This year’s great debate seems to have been met with a near universal feeling of revulsion amongst Canadians. We are in desperate need of a new format, one in which the participants are allowed to finish their sentences, and they actually feel obligated to answer the question that has been posed.

In Britain, party leaders do not debate during general elections. It is considered to be “too American” for a parliamentary system. In Canada, debates are clearly here to stay, and we should actually be having more of them, not less, particularly if we persist in staging campaigns that are six weeks long. Aside from adopting new formats, these debates should be held in different parts of the country, with local media asking questions that will be of interest to voters in that region.

It is also entirely possible that simply by debating more often, the leaders’ behaviour will improve. Perhaps one of the reasons they carry on the way they do is that they know there is literally “no tomorrow.” They have just two hours to launch their attacks and hurl their insults. Maybe they would appear slightly less desperate if they knew they would get another crack at their opponent some other day.

This proposal will not be well received by the party apparatchik. Frontrunners have nothing to gain and everything to lose in a debate, and since every party hopes to one day be a frontrunner, it will be hard to get any of them to agree to more debates.

But here’s where things could start to get interesting. You see, thanks to the new campaign finance law, we the taxpayers are now paying for these campaigns. Maybe it’s time we started demanding some value for our money. For too long, the parties have run campaigns in their own interests, not ours. Our objectives are quite different. Theirs is to get elected. Ours is to make an informed choice. We should use our new financial clout to restore the balance in our favour.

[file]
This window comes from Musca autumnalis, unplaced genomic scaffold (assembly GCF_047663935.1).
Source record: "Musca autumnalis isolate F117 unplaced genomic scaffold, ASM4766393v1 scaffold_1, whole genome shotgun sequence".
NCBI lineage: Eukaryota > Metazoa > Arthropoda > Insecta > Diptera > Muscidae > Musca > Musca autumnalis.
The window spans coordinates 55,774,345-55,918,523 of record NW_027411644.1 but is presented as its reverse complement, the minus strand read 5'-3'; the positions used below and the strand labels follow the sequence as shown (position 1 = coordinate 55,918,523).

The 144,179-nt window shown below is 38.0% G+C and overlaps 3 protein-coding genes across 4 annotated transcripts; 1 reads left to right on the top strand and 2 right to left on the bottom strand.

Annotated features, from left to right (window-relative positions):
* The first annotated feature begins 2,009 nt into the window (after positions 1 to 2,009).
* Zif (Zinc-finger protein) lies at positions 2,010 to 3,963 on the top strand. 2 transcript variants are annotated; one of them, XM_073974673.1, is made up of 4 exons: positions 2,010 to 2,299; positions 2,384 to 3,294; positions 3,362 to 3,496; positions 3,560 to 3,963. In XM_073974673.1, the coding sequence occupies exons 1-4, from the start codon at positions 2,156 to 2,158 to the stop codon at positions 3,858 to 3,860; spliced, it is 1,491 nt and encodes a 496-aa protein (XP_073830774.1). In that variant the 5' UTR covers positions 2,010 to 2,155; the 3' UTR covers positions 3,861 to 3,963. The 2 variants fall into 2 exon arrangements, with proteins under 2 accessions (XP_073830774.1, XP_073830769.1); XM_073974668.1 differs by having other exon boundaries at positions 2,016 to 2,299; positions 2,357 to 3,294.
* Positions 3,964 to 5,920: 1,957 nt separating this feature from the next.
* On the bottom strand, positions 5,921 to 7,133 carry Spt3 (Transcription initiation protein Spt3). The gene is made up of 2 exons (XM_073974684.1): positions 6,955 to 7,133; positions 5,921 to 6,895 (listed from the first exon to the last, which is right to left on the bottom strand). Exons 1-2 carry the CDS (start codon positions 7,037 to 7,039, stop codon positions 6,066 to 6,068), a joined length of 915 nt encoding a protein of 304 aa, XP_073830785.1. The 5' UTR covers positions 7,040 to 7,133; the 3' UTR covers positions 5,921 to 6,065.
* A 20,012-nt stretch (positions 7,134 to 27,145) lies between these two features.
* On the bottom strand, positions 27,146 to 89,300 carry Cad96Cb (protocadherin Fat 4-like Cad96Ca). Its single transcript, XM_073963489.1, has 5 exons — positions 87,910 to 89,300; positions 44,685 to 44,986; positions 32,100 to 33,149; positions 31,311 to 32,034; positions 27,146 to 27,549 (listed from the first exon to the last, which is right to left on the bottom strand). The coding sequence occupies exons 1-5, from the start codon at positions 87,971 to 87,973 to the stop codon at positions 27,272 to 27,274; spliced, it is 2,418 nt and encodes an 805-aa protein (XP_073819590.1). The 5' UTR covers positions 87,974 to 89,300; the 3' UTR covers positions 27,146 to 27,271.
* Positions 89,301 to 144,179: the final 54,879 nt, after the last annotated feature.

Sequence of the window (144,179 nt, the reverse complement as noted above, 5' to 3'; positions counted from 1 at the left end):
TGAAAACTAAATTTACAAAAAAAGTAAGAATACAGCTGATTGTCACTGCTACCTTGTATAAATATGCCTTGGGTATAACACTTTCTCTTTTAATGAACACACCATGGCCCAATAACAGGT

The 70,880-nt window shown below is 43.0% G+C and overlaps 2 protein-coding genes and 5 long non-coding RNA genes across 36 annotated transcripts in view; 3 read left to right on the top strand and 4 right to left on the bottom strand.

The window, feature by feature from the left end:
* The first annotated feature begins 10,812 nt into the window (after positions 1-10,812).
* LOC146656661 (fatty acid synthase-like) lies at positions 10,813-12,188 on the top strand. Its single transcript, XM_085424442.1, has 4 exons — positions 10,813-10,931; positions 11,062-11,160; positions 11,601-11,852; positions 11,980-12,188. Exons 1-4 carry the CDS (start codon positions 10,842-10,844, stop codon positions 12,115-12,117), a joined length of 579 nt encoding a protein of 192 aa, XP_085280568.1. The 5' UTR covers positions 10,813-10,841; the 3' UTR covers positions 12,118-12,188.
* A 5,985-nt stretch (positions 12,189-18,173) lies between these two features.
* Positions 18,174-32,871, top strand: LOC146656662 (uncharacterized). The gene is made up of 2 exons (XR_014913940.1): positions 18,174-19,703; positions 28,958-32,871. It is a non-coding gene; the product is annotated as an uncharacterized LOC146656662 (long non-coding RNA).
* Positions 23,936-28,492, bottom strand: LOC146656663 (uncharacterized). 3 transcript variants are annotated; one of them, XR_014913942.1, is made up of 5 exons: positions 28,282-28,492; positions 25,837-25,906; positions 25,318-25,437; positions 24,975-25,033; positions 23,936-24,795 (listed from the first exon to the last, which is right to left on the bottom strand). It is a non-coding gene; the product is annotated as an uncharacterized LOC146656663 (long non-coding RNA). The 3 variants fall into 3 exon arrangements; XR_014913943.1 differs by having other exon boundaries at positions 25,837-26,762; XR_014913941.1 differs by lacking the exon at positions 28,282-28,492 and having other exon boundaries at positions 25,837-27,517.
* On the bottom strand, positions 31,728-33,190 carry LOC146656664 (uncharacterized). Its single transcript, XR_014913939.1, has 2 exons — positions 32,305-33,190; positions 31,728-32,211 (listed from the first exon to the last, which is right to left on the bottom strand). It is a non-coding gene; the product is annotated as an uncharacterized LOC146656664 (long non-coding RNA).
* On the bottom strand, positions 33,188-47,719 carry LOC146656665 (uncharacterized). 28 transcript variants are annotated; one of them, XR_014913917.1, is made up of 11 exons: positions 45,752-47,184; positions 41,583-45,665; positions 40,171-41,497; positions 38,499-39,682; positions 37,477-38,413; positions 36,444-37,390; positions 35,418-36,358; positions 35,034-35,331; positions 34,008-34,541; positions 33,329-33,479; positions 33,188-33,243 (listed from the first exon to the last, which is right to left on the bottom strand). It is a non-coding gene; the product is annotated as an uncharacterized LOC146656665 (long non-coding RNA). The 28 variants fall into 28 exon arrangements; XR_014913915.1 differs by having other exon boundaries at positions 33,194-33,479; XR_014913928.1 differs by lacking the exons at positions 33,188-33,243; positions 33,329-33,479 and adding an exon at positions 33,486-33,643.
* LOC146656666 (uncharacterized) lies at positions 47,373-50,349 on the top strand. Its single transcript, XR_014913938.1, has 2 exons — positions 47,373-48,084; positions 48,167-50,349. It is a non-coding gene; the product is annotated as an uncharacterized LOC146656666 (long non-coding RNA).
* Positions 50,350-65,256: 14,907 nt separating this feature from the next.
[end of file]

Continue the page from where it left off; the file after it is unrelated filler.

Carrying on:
Why are we paying our good money to be manipulated, bamboozled and spun? Why not tell the party leaders that if they want to take taxpayers’ money to fight their campaigns, they will have to agree to participate in a certain number of debates, and town hall meetings and press conferences where reporters are allowed to ask questions on topics other than that day’s message? It would be nice if we could also legislate against personal attacks and endless doses of spin, but at the very least, some of these suggestions might make it harder for them to get away with those things.

One of the parties in this campaign thinks we should “demand better.” Well okay, that’s a good idea. Let’s demand better campaigns. We may now have the power to make it happen.

Past Spin Cycles

Ira Basen has been with CBC Radio since 1984 as a documentary maker, senior producer and executive producer. He has written for Saturday Night, The Globe and Mail and The Walrus, and has taught a course titled "Spin: PR, Journalism and the Search for Truth" at the University of Toronto and Ryerson University. Ira's book on public relations and the media will be published by Penguin Books in 2005.

You can subscribe to Ira's column and have each new edition e-mailed to you.